Obese girls tend to do worse in school, U.K. study says
Boys' grades unaffected by weight, researchers find
Obese girls tend to have poorer grades in school compared to their healthier counterparts, but weight didn’t seem make a difference when it comes to boys, says a new study of British children.
The researchers say their study is the most comprehensive of its kind. They note that previous studies on obesity and academics were largely from the U.S. and also did not consider certain factors such as socio-economic status.
Scientists examined data from almost 6,000 participants from the Avon Longitudinal Study of Parents and Children, which began in the 1990s. This is an ongoing U.K. study of what are the factors that influence the health and development of children.
Participants, all from the Bristol area, were classed according to their body mass index at ages 11, 13 and 16 and academic grades were analyzed from national tests at those ages.
The researchers, from Dundee, Bristol and Strathclyde universities in collaboration with Georgia University in the U.S., also took into account factors such as mental health, IQ and the age at which the girls started menstruating.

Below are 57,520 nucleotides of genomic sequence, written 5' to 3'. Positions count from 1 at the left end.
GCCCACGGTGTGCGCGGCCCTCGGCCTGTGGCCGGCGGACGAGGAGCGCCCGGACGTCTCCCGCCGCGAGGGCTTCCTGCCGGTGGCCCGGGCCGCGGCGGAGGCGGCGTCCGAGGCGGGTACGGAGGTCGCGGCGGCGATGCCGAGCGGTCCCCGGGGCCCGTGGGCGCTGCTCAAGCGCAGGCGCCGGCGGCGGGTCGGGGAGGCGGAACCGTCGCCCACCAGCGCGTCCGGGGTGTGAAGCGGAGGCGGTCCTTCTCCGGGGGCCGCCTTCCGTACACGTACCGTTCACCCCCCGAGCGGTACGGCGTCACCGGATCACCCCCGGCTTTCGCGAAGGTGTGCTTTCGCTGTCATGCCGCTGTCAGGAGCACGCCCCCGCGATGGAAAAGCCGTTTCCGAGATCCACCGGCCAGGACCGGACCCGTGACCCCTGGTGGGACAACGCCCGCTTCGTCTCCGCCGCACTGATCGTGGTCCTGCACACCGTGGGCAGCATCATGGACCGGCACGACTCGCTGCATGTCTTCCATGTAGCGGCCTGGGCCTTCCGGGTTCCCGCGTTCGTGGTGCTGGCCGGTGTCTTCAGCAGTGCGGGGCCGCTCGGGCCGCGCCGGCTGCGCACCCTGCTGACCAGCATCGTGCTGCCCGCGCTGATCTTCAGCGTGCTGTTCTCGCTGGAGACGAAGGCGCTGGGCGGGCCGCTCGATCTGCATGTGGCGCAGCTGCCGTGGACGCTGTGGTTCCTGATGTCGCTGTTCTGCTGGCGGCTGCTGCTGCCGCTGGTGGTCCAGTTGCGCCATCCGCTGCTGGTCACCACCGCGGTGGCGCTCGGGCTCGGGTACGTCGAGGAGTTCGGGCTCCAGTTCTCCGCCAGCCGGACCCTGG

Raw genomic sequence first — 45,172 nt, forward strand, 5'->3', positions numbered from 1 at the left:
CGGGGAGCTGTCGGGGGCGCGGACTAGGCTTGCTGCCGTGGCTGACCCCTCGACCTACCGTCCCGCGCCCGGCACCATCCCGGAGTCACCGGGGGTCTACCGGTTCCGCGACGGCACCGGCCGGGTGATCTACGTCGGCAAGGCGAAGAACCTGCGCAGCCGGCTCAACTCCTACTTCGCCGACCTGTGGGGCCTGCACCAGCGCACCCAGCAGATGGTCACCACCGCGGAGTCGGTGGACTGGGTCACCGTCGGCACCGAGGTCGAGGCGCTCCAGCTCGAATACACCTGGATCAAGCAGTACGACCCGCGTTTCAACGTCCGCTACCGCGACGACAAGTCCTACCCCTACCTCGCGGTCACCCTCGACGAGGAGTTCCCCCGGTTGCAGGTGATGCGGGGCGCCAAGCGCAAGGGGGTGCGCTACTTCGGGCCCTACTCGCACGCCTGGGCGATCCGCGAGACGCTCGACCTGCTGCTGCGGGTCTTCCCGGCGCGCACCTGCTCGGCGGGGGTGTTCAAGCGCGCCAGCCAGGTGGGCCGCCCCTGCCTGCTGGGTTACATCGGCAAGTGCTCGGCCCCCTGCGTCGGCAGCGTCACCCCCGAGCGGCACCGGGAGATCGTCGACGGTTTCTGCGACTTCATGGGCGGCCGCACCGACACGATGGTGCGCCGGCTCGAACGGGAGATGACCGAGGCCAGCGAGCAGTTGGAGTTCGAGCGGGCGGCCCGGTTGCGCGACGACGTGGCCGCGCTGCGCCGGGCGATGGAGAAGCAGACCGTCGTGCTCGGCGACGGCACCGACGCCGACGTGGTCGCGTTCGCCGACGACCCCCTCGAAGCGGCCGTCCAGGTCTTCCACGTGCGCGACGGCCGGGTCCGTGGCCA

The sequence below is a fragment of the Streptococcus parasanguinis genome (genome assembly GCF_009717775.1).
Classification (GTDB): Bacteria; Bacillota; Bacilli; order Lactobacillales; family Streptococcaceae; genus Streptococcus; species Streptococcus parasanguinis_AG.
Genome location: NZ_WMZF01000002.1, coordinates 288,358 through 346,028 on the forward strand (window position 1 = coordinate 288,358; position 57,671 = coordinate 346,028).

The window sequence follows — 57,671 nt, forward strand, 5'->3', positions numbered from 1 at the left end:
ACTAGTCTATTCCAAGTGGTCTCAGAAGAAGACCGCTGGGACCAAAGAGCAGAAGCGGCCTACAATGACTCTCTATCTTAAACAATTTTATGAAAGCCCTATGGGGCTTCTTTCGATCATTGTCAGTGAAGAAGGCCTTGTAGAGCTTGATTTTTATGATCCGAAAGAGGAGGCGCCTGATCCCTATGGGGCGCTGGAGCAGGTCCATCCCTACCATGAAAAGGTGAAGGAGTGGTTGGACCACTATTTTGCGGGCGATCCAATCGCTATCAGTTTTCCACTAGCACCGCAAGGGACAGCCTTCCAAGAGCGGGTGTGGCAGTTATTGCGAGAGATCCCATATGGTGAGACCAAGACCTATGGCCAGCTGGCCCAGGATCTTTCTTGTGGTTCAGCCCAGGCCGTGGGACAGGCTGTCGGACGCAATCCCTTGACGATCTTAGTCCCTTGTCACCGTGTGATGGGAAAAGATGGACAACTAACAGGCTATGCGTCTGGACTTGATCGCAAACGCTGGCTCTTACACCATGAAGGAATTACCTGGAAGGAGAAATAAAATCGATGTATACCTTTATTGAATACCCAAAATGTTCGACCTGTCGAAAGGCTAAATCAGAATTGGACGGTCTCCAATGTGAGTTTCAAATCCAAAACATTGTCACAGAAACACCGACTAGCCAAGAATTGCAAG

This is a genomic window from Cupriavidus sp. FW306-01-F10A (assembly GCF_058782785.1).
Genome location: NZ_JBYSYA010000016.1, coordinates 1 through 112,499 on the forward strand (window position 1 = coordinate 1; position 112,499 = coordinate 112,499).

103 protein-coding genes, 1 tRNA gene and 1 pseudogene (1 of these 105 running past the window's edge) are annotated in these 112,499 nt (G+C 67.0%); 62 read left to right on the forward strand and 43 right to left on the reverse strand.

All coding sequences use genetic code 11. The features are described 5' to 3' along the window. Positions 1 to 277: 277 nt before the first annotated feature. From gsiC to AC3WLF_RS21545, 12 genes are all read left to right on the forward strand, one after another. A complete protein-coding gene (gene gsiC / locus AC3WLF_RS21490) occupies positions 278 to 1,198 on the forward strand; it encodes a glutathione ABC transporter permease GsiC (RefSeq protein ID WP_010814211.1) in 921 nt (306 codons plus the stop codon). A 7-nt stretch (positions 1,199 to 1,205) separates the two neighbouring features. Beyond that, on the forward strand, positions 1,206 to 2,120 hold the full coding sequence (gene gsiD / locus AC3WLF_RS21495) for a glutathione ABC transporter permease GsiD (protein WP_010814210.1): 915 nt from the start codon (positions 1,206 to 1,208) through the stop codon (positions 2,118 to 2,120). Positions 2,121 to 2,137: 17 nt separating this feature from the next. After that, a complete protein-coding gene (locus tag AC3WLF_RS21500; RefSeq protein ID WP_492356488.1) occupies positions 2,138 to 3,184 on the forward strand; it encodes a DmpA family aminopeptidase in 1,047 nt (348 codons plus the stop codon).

In addition, the study considered socio-economic class and whether the girls' mothers smoked in the first three months of pregnancy.
Even with all the mitigating factors, researchers concluded that obese girls tended to get grades in English, math and the sciences that were the equivalent of a D, compared to girls of healthy weight, who achieved grades that were equivalent to a C level.
The study, published in the International Journal of Obesity, says that “being obese at 11 predicted lower attainment by one third of a grade at age 16” for girls.
The authors say they could not find any academic differences among healthy weight boys versus obese boys.
Researchers admit there are other influences that they did not measure including the students’ self-esteem, how much school they missed and what kind of school environment they had.
Professor John Reilly of Strathclyde, the lead investigator, concludes: ''Further work is needed to understand why obesity is negatively related to academic attainment, but it is clear that teenagers, parents and policy-makers in education and public health should be aware of the lifelong educational and economic impact of obesity.''
In Canada, nearly 12 per cent of children aged 12 to 17 are obese, according to Statistics Canada.